One of the country's largest newspaper firms started limiting access to online content for several of its titles today in a groundbreaking trial.
Johnston Press is charging readers of three its publications £5 for three months of complete web access, while another three titles will be directing readers back to the actual newspaper after a summary of each story.
The company - which owns more than 300 regional papers across the UK including The Scotsman and the Yorkshire Post - is battling falling advertising revenues and wants to assess the impact of charging for content.
It is the first regional publisher in the UK to trial asking readers to pay for its online news.
The papers that will start charging are the Northumberland Gazette and Whitby Gazette in England, and the Southern Reporter in Scotland.
The Carrick Gazette, Worksop Guardian and Ripley and Heanor News will be directing readers back to the newspaper after a summary of each story.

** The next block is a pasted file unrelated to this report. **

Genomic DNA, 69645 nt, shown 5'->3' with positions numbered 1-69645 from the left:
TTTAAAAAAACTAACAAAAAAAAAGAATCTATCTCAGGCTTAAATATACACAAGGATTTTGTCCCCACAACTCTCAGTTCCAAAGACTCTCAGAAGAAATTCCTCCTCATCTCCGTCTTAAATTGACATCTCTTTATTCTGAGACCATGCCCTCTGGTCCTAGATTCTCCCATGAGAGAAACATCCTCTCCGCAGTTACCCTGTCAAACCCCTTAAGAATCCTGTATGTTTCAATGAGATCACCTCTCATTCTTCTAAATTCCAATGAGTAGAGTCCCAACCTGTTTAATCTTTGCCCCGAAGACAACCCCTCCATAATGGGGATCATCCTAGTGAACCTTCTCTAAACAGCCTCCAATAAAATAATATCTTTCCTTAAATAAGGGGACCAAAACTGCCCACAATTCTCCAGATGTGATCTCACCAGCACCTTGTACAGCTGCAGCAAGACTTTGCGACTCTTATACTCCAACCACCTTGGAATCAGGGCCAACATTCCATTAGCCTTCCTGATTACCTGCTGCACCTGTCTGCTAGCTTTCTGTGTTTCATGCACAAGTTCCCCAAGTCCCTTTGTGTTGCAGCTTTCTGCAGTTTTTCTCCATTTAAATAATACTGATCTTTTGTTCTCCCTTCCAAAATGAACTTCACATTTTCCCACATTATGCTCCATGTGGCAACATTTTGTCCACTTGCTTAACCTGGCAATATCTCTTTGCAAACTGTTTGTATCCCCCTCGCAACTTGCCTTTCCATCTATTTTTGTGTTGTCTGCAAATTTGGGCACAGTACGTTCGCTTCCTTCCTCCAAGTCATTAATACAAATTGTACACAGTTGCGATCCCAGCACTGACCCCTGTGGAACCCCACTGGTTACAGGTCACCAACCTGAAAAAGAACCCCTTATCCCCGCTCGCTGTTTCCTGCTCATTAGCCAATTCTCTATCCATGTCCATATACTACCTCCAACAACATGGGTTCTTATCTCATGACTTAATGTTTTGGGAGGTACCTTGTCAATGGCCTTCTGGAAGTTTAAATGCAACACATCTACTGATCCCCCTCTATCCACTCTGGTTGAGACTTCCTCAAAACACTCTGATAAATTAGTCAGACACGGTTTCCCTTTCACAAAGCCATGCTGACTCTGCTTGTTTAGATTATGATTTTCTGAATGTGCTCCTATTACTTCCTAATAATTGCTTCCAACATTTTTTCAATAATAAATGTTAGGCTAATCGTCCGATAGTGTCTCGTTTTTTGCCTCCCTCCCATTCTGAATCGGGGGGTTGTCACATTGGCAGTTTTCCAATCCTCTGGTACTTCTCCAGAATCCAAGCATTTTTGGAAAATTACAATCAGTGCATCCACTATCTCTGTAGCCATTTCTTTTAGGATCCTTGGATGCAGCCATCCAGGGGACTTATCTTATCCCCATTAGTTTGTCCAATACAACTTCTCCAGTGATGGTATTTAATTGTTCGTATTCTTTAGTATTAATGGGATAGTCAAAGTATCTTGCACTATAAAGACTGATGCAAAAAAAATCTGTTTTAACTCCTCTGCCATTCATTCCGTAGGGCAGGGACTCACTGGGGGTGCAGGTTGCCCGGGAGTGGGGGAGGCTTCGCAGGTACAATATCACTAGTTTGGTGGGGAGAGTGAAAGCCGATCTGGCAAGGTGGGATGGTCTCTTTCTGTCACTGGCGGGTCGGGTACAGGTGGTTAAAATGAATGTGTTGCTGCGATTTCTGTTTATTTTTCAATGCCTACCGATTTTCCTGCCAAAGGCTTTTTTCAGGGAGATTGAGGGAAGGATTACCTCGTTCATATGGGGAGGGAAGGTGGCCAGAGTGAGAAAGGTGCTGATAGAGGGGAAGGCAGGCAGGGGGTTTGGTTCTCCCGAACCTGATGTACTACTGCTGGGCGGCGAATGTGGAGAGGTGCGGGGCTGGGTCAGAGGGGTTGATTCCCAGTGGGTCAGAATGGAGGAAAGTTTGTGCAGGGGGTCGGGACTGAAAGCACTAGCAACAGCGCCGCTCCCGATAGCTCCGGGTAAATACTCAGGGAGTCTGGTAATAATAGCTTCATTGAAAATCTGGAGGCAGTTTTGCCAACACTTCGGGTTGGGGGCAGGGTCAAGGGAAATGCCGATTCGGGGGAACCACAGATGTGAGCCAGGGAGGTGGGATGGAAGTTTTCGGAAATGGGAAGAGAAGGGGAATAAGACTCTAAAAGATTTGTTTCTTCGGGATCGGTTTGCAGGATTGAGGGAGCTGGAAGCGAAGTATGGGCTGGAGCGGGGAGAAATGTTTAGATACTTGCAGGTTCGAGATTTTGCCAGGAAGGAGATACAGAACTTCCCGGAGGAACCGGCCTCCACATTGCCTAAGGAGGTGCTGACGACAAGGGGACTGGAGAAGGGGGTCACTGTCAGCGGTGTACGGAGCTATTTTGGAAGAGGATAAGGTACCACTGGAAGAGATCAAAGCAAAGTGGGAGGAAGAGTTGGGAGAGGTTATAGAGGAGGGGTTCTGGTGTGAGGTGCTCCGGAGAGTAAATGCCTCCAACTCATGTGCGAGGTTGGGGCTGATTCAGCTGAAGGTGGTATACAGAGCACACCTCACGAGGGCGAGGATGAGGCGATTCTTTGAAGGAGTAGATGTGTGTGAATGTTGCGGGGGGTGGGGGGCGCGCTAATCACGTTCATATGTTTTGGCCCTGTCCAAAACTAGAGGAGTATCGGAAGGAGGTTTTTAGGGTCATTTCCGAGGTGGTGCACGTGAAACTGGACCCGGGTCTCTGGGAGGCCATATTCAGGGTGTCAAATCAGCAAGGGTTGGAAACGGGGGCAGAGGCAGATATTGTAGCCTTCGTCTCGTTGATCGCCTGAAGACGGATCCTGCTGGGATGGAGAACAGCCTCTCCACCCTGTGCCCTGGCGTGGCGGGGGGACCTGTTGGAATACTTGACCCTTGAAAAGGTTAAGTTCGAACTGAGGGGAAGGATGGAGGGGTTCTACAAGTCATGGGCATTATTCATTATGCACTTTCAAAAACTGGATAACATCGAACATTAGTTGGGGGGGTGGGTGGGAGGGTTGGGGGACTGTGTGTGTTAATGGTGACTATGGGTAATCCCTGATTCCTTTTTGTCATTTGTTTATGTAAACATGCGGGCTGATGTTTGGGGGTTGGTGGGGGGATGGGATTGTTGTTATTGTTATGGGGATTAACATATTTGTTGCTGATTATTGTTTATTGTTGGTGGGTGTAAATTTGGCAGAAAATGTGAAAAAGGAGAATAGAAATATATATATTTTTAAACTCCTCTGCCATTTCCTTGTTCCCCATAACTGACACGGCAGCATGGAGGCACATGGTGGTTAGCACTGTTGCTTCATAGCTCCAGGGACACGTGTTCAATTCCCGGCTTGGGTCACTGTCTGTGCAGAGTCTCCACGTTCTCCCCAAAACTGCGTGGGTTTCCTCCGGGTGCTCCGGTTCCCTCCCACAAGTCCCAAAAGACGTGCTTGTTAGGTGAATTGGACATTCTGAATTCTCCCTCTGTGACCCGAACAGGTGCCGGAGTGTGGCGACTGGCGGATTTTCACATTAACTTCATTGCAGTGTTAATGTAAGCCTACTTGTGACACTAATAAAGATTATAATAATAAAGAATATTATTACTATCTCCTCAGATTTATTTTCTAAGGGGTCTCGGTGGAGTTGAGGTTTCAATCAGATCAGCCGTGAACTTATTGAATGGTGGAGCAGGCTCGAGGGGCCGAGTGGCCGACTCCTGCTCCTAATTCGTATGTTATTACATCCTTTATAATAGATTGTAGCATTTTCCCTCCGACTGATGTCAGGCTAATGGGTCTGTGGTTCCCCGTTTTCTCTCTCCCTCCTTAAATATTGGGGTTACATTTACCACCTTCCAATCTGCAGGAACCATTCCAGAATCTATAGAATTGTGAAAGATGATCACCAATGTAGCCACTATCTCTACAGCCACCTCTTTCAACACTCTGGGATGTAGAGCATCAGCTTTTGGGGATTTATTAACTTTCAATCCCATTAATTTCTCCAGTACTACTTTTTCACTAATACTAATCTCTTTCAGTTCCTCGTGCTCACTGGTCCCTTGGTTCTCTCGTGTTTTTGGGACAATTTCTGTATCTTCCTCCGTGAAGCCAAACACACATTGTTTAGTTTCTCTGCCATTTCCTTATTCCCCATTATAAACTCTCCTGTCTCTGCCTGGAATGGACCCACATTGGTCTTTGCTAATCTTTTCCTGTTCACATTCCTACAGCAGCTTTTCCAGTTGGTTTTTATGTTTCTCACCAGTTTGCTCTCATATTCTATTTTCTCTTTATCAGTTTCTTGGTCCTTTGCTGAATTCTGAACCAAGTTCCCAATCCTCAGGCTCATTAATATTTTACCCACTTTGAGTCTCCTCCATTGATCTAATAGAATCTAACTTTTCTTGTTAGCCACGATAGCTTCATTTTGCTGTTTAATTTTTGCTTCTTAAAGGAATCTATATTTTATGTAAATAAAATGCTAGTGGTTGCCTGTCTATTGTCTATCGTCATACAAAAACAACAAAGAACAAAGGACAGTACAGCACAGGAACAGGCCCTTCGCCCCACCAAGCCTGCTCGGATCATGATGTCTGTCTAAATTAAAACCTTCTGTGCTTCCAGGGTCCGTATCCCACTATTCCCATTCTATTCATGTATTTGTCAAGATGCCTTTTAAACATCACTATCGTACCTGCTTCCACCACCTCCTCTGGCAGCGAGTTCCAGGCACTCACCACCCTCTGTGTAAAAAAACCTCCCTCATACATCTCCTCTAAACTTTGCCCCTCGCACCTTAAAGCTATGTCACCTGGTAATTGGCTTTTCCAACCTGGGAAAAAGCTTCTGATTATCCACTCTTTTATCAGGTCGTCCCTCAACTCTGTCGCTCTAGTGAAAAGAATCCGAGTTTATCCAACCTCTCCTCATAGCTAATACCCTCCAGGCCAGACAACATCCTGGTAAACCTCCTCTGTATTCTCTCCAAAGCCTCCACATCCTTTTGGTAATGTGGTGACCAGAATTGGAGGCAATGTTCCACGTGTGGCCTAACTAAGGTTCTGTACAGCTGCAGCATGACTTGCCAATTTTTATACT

Johnston Press' The Scotsman operates a similar system for readers wishing to view "premium content" on its website.
With the publishing industry struggling amid the economic downturn, media organisations are exploring ways of earning more from their content.
Rupert Murdoch's News Corporation - publisher of titles including The Sun and The Times - has indicated it will start some form of online charging next year.
And The Financial Times charges a subscription for full access to its web content.
Northumberland Gazette editor Paul Larkin said: "It is exciting for us as journalists to be at the forefront of this venture. All eyes in the media world are on us!"
Johnston Press' latest half year results showed total advertising revenues were down by 32.7 per cent compared to the previous year.